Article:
After a long history of being idle, the only operational narrow gauge steam engine in Canada is back in operation in Fort George Park.
The train, nicknamed The Little Prince, took its inaugural run on Canada Day 1978. It ran more or less every summer in Fort George Park until four years ago. The train had a gasket leak and at the time no one knew what was wrong, and the train came off the rails.
Because the train was derailed to repair the leak, it lost its safety certification.
But for the first year since the leak, The Little Prince is running full steam ahead this summer.
Its first run in four years was on Canada Day.
"The weekend went really. We did well over 700 people this weekend. I had no idea what to expect and I knew there was a lot of pent up demand for the train," said Tracy Calogheros, CEO of The Exploration Place Museum and Science Centre.
The Prince George Railway Society ran the train for years, until the city came to Exploration Place and asked them to take over the operation.
Ron Walker has been the chief engineer for the railroad since the 1970s and he's pulling the train into the station this season.
"I enjoy [conducting the train]. I like talking to the people and spreading good will ... I was a railroader for 50 years with CN Rail," said Walker.
Walker is now training two other people on how to conduct the train.
The railroad in the park is classified as real railroad and the same rules apply to them as any other railroad.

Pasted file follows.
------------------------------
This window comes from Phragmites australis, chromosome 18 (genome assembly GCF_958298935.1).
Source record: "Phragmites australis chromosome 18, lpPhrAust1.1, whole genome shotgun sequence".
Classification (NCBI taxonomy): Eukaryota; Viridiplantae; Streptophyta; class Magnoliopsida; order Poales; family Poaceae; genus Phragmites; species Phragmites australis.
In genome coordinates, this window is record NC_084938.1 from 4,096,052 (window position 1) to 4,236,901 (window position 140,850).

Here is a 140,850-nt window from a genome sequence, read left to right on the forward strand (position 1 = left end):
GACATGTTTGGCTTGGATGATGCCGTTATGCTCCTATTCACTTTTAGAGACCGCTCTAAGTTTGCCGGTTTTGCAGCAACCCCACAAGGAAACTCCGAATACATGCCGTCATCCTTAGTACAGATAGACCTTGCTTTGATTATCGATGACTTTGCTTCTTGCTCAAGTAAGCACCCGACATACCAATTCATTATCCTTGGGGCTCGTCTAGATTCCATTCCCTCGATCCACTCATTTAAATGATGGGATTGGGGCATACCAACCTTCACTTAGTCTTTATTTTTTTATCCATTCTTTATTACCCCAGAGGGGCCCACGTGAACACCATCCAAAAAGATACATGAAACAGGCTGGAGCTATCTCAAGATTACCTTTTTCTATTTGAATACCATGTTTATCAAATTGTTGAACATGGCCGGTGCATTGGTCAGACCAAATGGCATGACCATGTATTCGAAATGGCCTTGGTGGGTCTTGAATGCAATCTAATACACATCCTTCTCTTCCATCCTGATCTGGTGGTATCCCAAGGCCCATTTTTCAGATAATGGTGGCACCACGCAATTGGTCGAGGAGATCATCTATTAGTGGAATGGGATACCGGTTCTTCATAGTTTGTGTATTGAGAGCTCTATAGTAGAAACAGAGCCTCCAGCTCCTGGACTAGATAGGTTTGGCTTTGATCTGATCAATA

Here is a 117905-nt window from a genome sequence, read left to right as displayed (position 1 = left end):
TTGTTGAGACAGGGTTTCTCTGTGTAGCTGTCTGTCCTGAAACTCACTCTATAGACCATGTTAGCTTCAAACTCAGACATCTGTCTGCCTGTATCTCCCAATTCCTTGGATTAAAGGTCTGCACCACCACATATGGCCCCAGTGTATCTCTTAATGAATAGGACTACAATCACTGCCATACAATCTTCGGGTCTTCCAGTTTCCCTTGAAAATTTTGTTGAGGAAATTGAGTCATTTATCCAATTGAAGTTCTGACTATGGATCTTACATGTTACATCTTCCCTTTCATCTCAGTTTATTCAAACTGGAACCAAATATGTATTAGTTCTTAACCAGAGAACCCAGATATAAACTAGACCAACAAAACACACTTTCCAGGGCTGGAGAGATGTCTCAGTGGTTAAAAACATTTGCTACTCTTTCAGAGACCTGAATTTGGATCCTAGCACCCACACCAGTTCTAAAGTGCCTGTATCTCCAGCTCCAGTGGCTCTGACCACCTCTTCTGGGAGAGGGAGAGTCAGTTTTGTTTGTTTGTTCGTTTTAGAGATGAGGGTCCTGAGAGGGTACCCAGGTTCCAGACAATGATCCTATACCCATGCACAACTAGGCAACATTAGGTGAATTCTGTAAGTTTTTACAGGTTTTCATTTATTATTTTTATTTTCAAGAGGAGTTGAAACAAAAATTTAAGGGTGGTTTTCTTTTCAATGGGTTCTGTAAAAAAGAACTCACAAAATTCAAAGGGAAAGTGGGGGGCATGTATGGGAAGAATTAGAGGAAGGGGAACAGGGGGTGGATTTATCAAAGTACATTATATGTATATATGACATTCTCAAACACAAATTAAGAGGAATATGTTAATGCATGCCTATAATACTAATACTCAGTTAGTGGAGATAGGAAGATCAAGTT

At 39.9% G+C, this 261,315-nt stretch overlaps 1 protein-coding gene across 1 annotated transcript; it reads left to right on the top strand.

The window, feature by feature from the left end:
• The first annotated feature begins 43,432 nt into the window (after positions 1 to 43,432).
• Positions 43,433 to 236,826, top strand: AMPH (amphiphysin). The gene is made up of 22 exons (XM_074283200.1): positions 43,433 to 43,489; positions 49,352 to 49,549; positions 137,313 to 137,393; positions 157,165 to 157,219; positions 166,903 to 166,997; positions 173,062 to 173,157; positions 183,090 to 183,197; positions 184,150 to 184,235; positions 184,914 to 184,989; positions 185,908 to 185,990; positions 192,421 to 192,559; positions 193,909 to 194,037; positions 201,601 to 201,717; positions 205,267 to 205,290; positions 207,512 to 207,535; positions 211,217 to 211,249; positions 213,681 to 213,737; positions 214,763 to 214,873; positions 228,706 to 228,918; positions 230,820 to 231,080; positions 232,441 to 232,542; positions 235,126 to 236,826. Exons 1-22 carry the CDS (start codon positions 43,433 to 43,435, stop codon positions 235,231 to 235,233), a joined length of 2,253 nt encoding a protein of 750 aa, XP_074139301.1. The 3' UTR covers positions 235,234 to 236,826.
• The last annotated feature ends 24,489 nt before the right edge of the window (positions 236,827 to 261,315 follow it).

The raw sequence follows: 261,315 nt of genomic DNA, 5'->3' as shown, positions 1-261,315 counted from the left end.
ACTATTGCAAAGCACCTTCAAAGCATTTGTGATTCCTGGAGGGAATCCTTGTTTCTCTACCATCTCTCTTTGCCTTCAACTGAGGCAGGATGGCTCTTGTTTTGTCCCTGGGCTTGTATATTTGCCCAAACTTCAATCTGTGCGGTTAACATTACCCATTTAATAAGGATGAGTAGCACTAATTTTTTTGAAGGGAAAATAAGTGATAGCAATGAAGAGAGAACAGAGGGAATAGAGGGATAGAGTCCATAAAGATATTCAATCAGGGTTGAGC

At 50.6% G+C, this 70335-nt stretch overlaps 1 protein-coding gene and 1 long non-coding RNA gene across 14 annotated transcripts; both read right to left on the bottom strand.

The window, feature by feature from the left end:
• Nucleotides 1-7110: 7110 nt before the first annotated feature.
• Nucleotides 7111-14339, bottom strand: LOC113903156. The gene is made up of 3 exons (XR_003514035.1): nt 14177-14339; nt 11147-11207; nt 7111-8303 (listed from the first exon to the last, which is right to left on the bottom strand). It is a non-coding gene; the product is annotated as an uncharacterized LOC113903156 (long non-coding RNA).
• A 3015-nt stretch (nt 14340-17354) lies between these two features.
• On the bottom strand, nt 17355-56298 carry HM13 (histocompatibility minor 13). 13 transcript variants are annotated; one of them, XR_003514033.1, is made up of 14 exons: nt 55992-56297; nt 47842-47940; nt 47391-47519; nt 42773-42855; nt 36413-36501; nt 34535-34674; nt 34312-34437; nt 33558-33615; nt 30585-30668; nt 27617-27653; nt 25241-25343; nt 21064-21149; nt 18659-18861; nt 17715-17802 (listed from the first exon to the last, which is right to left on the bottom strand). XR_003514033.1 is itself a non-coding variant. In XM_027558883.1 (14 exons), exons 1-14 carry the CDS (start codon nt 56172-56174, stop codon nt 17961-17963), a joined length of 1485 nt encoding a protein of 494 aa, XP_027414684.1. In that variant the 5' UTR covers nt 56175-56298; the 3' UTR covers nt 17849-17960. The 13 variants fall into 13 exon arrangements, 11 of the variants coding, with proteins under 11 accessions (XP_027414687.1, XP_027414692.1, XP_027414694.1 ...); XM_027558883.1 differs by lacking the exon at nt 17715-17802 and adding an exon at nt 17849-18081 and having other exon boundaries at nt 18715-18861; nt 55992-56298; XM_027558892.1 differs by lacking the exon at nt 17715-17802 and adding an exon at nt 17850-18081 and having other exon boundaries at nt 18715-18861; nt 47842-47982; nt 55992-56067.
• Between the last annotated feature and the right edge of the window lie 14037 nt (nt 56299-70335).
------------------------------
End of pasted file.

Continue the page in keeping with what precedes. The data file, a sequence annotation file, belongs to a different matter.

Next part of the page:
"It's a real steam engine, it's not retrofitted, it's a full on steam engine," said Calogheros.
"Wood Wheaton has been a huge help to us. There really were the funders. They gave us $10,000 to be able to keep the train rides at $1 this year. So that's huge for the public. They've also loaned us the expertise of one of their senior staff who's really helped us navigate the requirements around the safety authority and a lot of the government sides of things," said Calogheros.
The engine was built in 1912 but didn't work until 1918, it was cast aside along with many other engines in the province.
It sat in front of the Via Rail building on 1st avenue in a CN Rail garden as a display for 35 years.
Thirty years ago, College of New Caledonia professor, Bob Martin and his students, designed the one of a kind coaches for the engine.
The was originally built by the Davenport (Iowa) Locomotive Works. Running a 10 horsepower boiler, operating at 160 pounds of pressure, The Little Prince burns roughly half a cord of wood per day.
This engine and others like it were used to build the railroad grade for the Grand Trunk Pacific Railroad right across the country.